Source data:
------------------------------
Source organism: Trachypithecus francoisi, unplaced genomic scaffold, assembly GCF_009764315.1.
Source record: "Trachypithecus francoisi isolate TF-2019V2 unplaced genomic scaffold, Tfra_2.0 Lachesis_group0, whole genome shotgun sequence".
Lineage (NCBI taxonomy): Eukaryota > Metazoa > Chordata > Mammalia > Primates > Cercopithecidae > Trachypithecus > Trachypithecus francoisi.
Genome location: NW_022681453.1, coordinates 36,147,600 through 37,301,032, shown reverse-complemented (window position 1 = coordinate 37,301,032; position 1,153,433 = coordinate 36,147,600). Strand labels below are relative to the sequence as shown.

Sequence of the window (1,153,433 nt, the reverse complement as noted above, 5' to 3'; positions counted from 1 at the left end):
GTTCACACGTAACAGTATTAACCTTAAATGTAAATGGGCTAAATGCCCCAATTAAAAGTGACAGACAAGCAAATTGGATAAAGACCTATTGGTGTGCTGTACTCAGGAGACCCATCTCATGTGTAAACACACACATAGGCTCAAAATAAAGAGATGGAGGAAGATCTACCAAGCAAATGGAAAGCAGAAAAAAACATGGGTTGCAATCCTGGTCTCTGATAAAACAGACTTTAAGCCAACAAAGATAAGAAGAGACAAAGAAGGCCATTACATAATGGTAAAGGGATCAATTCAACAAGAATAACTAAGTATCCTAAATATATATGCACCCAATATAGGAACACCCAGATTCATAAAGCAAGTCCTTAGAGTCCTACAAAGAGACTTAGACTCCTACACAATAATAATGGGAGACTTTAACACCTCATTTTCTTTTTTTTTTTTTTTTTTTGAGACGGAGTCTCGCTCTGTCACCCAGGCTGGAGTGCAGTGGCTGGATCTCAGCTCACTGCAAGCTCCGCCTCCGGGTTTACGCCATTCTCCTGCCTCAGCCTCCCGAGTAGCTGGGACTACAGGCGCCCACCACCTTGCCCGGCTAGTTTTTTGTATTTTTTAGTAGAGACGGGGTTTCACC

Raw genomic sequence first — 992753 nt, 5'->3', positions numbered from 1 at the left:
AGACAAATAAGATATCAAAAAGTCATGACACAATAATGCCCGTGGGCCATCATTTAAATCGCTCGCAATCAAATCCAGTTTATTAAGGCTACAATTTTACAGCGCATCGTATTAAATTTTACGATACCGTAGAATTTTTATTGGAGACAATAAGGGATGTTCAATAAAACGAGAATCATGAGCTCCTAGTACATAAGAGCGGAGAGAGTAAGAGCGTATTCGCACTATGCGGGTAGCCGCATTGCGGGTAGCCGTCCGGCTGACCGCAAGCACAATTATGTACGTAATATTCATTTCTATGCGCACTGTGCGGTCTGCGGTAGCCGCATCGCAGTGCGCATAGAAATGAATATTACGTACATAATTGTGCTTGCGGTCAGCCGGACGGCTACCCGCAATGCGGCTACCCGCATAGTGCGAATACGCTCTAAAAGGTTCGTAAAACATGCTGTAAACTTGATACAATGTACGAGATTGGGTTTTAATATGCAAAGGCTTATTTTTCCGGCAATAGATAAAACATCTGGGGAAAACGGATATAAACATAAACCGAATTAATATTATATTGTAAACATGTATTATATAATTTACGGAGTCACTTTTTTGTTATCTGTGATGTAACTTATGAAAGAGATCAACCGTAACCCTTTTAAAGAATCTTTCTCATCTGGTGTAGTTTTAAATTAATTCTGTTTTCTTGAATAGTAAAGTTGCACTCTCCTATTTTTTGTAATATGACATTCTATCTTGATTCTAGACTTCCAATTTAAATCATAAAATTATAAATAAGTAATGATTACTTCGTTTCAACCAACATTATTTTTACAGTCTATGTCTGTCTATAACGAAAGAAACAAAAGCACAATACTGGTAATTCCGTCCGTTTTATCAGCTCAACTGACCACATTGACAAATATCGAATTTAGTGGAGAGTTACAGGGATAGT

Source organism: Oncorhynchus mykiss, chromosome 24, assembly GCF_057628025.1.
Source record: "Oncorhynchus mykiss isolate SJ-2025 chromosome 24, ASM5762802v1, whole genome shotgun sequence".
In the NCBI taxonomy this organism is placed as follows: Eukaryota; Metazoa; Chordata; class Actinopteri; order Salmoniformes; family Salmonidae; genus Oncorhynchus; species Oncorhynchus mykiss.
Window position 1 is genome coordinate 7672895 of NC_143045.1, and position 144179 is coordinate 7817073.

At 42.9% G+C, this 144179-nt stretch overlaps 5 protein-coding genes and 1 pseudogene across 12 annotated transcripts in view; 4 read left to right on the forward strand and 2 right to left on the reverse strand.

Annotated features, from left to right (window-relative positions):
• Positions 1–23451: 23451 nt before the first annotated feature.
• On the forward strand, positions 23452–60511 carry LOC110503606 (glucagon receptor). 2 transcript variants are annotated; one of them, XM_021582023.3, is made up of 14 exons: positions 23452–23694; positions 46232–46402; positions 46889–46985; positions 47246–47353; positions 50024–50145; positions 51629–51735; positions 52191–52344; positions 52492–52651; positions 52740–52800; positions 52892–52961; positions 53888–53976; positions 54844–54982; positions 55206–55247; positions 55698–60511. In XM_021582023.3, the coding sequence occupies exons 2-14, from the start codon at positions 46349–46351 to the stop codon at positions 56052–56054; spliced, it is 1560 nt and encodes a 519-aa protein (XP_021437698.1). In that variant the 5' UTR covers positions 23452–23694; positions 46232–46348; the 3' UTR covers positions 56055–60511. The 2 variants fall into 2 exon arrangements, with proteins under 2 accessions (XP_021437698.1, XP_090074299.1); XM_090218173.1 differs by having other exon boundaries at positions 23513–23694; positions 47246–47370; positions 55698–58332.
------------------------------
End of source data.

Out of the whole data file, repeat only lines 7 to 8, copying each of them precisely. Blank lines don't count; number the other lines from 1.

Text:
Raw genomic sequence first — 992753 nt, 5'->3', positions numbered from 1 at the left:
AGACAAATAAGATATCAAAAAGTCATGACACAATAATGCCCGTGGGCCATCATTTAAATCGCTCGCAATCAAATCCAGTTTATTAAGGCTACAATTTTACAGCGCATCGTATTAAATTTTACGATACCGTAGAATTTTTATTGGAGACAATAAGGGATGTTCAATAAAACGAGAATCATGAGCTCCTAGTACATAAGAGCGGAGAGAGTAAGAGCGTATTCGCACTATGCGGGTAGCCGCATTGCGGGTAGCCGTCCGGCTGACCGCAAGCACAATTATGTACGTAATATTCATTTCTATGCGCACTGTGCGGTCTGCGGTAGCCGCATCGCAGTGCGCATAGAAATGAATATTACGTACATAATTGTGCTTGCGGTCAGCCGGACGGCTACCCGCAATGCGGCTACCCGCATAGTGCGAATACGCTCTAAAAGGTTCGTAAAACATGCTGTAAACTTGATACAATGTACGAGATTGGGTTTTAATATGCAAAGGCTTATTTTTCCGGCAATAGATAAAACATCTGGGGAAAACGGATATAAACATAAACCGAATTAATATTATATTGTAAACATGTATTATATAATTTACGGAGTCACTTTTTTGTTATCTGTGATGTAACTTATGAAAGAGATCAACCGTAACCCTTTTAAAGAATCTTTCTCATCTGGTGTAGTTTTAAATTAATTCTGTTTTCTTGAATAGTAAAGTTGCACTCTCCTATTTTTTGTAATATGACATTCTATCTTGATTCTAGACTTCCAATTTAAATCATAAAATTATAAATAAGTAATGATTACTTCGTTTCAACCAACATTATTTTTACAGTCTATGTCTGTCTATAACGAAAGAAACAAAAGCACAATACTGGTAATTCCGTCCGTTTTATCAGCTCAACTGACCACATTGACAAATATCGAATTTAGTGGAGAGTTACAGGGATAGT